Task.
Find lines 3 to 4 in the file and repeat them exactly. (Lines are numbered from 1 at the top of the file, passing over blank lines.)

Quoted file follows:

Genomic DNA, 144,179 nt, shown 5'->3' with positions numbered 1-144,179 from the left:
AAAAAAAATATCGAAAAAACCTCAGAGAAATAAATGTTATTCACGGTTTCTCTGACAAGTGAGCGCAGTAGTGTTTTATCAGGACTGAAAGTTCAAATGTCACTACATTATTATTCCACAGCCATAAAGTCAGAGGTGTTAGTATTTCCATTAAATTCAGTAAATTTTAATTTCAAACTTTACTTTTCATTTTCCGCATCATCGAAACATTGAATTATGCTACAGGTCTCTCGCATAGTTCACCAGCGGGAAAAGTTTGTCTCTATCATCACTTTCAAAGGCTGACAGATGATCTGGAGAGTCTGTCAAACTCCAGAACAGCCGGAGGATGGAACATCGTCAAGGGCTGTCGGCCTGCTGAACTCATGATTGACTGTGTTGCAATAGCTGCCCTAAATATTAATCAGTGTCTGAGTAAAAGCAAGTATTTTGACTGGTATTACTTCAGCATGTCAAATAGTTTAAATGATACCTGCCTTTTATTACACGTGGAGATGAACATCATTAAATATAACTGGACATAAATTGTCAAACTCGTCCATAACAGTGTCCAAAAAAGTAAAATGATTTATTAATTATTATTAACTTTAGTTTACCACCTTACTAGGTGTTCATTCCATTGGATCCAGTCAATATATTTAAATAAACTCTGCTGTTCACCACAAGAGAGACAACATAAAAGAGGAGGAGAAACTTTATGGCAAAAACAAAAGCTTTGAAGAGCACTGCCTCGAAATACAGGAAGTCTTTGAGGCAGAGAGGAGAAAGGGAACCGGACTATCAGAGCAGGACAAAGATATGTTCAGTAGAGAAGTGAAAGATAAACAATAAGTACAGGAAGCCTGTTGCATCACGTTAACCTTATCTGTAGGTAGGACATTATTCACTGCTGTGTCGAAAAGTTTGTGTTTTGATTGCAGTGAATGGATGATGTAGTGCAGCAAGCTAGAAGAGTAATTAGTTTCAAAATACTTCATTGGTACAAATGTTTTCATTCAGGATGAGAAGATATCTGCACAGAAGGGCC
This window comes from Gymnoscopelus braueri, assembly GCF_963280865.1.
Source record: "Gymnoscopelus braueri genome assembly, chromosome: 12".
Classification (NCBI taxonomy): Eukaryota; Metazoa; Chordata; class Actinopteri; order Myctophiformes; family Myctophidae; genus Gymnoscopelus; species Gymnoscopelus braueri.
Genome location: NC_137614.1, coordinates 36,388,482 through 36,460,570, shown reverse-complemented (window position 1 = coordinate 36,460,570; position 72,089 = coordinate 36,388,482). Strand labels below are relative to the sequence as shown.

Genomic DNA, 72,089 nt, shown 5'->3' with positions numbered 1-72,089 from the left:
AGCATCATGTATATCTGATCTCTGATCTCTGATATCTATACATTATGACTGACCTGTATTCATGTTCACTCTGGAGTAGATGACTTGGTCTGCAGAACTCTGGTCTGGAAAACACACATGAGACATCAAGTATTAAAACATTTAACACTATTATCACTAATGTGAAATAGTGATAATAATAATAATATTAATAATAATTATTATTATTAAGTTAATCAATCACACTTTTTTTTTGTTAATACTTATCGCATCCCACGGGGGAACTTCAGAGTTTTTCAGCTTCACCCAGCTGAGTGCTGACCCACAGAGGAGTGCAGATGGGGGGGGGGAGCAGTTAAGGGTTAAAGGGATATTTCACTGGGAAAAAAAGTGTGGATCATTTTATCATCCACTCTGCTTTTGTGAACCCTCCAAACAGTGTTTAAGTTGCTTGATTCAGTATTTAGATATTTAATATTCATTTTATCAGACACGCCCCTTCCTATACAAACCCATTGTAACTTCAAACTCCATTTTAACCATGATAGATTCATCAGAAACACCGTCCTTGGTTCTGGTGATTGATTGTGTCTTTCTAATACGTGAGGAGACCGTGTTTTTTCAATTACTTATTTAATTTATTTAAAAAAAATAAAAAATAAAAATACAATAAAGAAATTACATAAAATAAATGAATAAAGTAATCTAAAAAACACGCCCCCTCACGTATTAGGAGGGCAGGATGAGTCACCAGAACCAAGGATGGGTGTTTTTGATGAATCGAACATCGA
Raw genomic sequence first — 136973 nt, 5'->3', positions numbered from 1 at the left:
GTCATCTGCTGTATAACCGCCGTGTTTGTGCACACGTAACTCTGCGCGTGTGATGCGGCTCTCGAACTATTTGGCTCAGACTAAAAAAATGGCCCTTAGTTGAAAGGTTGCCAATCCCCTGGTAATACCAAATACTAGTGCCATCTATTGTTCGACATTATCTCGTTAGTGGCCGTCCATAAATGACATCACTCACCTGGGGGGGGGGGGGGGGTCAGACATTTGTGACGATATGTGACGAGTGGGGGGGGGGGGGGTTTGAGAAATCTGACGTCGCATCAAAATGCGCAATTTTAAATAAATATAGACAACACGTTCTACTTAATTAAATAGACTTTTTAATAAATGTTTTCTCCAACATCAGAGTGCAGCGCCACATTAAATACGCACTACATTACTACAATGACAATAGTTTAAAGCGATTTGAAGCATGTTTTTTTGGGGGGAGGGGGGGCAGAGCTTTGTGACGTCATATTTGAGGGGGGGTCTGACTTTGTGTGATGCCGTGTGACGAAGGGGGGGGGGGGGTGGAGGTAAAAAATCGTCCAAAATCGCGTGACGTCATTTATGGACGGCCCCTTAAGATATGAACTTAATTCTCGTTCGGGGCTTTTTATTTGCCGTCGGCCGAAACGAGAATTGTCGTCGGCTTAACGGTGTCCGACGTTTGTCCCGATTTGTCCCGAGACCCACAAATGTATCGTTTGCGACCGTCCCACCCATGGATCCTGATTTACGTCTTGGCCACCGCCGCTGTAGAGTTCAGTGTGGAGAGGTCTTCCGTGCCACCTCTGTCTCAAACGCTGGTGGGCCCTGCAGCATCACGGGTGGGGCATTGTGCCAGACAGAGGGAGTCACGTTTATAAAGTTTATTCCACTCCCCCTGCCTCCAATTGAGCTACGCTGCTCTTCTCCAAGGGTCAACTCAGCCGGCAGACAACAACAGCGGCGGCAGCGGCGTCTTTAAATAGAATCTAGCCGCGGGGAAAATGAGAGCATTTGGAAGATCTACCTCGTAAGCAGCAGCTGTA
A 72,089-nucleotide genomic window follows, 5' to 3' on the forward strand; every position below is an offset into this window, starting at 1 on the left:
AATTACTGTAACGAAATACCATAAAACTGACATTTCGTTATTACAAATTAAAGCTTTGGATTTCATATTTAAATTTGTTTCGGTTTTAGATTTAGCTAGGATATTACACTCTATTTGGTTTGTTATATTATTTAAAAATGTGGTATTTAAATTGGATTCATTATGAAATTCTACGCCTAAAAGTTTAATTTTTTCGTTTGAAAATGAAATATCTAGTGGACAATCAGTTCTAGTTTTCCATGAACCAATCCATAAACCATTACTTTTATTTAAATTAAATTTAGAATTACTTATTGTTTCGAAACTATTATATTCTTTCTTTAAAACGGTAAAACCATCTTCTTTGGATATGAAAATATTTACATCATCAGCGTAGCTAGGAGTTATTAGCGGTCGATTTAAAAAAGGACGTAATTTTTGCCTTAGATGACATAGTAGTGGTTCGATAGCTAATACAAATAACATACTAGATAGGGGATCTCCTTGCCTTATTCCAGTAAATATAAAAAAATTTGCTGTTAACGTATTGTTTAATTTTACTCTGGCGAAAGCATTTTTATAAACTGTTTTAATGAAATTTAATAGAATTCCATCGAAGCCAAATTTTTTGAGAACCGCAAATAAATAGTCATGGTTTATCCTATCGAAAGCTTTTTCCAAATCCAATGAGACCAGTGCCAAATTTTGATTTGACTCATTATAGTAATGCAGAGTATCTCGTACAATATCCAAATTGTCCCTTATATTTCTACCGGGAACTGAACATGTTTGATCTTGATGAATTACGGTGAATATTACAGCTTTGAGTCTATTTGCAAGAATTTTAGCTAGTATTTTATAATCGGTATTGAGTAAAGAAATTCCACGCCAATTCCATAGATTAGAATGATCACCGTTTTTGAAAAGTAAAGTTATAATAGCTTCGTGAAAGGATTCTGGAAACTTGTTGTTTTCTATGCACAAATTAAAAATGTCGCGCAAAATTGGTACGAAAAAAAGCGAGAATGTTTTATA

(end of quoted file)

This window comes from Gymnoscopelus braueri, assembly GCF_963280865.1.
Source record: "Gymnoscopelus braueri genome assembly, chromosome: 12".